Last Updated on May 6, 2015, by eNotes Editorial. Word Count: 469
The play is set in the 1880’s but has clear moral significance for the 1950’s or 1960’s. As its subtitle suggests, it is a parable, and so potentially timeless. For all its careful indications of place and time, it is also unhistorical, even (if one thinks about practicalities) highly implausible and unrealistic. How would four soldiers get home from an imperial colony? How could they conceal a skeleton and a Gatling gun?
Clearly John Arden wishes above all to make a point about guilt. Great Britain has for many years, he says, been making a profit out of imperialism—like most other developed countries, in one way or another. The victims of this exploitation, however, are double. There are the native people of the conquered colonies. There are also the agents of that conquest, the soldiers, sent abroad to do the dirty work of their rulers but receiving no share of the profits—as their rulers take no share in the dangers. The subtlety of the exercise, Serjeant Musgrave realizes, is that the two sets of victims fight and kill each other, when they should turn on those who make them do it. That is what he means to do. He is a sheepdog who has turned on the shepherd.
Another aspect of exploitation is the economic one, and that is why the play is set in a striking mining town. Here, in the strike, conflict has already been started between the rulers and the ruled. By all logic, the colliers should join the rebel soldiers. What stops them? One thing is Musgrave’s own lack of clarity, another is the dubious patriotism which the colliers have been taught (which makes them reluctant to identify their own condition with that of nonwhite native peoples in a conquered country). A third is their suspicion that anyone in a red coat is, in almost all cases, an instrument of oppression. The ironies of mixed and mistaken loyalty in the play are very strong. Walsh, the most intelligent of the colliers, fails to understand Musgrave until too late. In the end, even he accepts a drink, which the officer of the dragoons is pouring, to celebrate the return of “normal life.” Normal life, for Walsh, means going back down into the coal mine to make profits for the mayor. He has little to celebrate; however, without the Gatling gun, protest will do nothing for him—he might as well take the drink.
A final point is that Musgrave is mad. He is trying to avenge violence by more violence, and his cause is vitiated, if nothing else, by the violent death of Sparky. His remorse may do him credit, but his actions do not. Arden raises a difficult question: Given these facts, what would an acceptable and effective form of protest be?
Last Updated on May 6, 2015, by eNotes Editorial. Word Count: 557
Guilt and remorse underscore much of Serjeant Musgrave’s Dance. Musgrave is overcome by guilt over the death of Billy Hicks as well as the five civilians who were killed in retaliation. Two of his fellow deserters, Attercliffe and Sparky, also knew Hicks and share these feelings. In part, guilt prompted them to desert their posts in order to travel to this coal-mining town.
Musgrave wants to force England to share responsibilities for these deaths. To that end, he makes a public display of Hicks’s skeleton, showing the townspeople how one of their sons died in vain. Musgrave also plans to shoot twenty-five of the town’s leading citizens, but his dastardly scheme is fortunately stopped.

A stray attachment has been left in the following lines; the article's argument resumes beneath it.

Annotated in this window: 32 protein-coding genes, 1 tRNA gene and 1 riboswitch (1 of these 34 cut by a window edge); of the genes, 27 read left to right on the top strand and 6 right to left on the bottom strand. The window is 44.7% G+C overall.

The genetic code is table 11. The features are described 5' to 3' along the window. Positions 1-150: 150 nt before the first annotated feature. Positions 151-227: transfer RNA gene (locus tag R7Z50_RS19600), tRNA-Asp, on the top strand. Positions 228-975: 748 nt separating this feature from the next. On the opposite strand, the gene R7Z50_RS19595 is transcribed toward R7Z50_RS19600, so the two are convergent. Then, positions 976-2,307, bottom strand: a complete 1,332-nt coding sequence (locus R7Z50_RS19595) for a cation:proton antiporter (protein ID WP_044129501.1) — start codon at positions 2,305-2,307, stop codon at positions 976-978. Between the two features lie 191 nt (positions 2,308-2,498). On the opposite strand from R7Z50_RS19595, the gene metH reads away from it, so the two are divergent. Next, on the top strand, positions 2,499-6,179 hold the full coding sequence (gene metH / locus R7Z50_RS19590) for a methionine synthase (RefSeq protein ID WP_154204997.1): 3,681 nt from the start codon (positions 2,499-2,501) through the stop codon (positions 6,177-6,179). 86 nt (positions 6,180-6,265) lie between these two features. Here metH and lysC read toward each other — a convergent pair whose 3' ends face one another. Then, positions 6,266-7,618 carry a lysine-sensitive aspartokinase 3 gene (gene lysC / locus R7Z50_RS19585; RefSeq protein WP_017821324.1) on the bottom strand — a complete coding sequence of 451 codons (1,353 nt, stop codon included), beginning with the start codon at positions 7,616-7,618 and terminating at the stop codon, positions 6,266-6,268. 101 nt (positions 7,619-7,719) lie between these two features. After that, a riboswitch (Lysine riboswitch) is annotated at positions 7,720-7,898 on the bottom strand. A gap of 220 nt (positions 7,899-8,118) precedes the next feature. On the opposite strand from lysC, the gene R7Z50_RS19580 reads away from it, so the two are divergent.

The ghost of Billy Hicks haunts many of the characters of Serjeant Musgrave’s Dance. Musgrave and two of the three soldiers, Attercliffe and Sparky, have deserted their regular posts in order to do something so that Hicks’s death was not in vain.
The soldiers assume that the rally will be a peaceful display of Hicks’s skeleton and an explanation of the horrors of army life—but Musgrave has other ideas. He wants to kill in order to exorcise Hicks’s ghost from his head and drive his point home in a very dramatic fashion.
In a way, Hicks’s ghost represents the futility of war for Musgrave and his men. At the end of the play, the ghost still haunts Musgrave and Attercliffe.
Hicks’s ghost also haunts Annie. He was her lover and the father of her baby. After Hicks left town to join the army and the baby died, Annie was left alone and rejected as an outcast. Unlike the soldiers, Annie gets a chance to excise Hicks’ ghost during the rally at the end of the play. She uses his death to tell the truth about Sparky’s untimely demise at the hands of Attercliffe. This gives her the strength and insight to reveal questionable aspects of Musgrave’s beliefs.
Hurst is being haunted by another ghost—not that of Billy Hicks. Hurst deserted the army because he was accused of killing an officer. In an attempt to escape his fate he runs away with Musgrave, only to be killed by the dragoons late in the play.
Serjeant Musgrave demands absolute loyalty from his fellow soldiers. He is their leader and believes that he has God on his side. Although Musgrave has deserted the British Army, he still adheres to some of its values. While he believes that unnecessary killing is wrong and that troops often live and work in abysmal conditions, Musgrave is not above callousness to his own men.
For example, after Sparky is accidentally killed by Attercliffe, the Serjeant writes off his death as ‘‘immaterial’’ when he learns that Sparky was going to desert them.
Similarly, Musgrave expects Attercliffe to help kill twenty-five civilians, despite the fact that he knows Attercliffe is totally opposed to killing.
All the soldiers remain loyal to Musgrave through much of the play—although they all question his values at some point. Sparky dies the moment he considers disloyalty. Hurst dies taking loyalty to an extreme by preparing to kill innocent civilians.
One of the moral lessons of Serjeant Musgrave’s Dance is that loyalty can be abused and should have its limits.